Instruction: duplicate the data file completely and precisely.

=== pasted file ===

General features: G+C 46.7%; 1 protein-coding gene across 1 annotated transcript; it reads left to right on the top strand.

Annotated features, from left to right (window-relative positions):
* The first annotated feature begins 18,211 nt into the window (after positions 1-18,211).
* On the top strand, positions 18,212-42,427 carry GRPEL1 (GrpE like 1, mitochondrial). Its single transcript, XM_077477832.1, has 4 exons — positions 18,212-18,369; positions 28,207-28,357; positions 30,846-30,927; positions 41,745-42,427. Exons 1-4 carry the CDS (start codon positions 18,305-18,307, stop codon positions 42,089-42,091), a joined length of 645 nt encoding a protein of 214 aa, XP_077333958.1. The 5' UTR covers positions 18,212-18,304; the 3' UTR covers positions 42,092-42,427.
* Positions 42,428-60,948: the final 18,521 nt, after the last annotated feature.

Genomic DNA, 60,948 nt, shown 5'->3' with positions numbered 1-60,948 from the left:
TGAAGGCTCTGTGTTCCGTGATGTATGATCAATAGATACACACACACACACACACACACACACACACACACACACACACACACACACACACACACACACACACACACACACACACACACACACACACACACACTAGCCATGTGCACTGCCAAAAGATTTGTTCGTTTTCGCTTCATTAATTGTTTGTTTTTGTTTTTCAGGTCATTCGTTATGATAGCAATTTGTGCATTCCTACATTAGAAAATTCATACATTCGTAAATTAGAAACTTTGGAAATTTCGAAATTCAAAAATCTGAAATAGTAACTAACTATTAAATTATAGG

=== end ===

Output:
General features: G+C 46.7%; 1 protein-coding gene across 1 annotated transcript; it reads left to right on the top strand.

Annotated features, from left to right (window-relative positions):
* The first annotated feature begins 18,211 nt into the window (after positions 1-18,211).
* On the top strand, positions 18,212-42,427 carry GRPEL1 (GrpE like 1, mitochondrial). Its single transcript, XM_077477832.1, has 4 exons — positions 18,212-18,369; positions 28,207-28,357; positions 30,846-30,927; positions 41,745-42,427. Exons 1-4 carry the CDS (start codon positions 18,305-18,307, stop codon positions 42,089-42,091), a joined length of 645 nt encoding a protein of 214 aa, XP_077333958.1. The 5' UTR covers positions 18,212-18,304; the 3' UTR covers positions 42,092-42,427.
* Positions 42,428-60,948: the final 18,521 nt, after the last annotated feature.

Genomic DNA, 60,948 nt, shown 5'->3' with positions numbered 1-60,948 from the left:
TGAAGGCTCTGTGTTCCGTGATGTATGATCAATAGATACACACACACACACACACACACACACACACACACACACACACACACACACACACACACACACACACACACACACACACACACACACACACACACACTAGCCATGTGCACTGCCAAAAGATTTGTTCGTTTTCGCTTCATTAATTGTTTGTTTTTGTTTTTCAGGTCATTCGTTATGATAGCAATTTGTGCATTCCTACATTAGAAAATTCATACATTCGTAAATTAGAAACTTTGGAAATTTCGAAATTCAAAAATCTGAAATAGTAACTAACTATTAAATTATAGG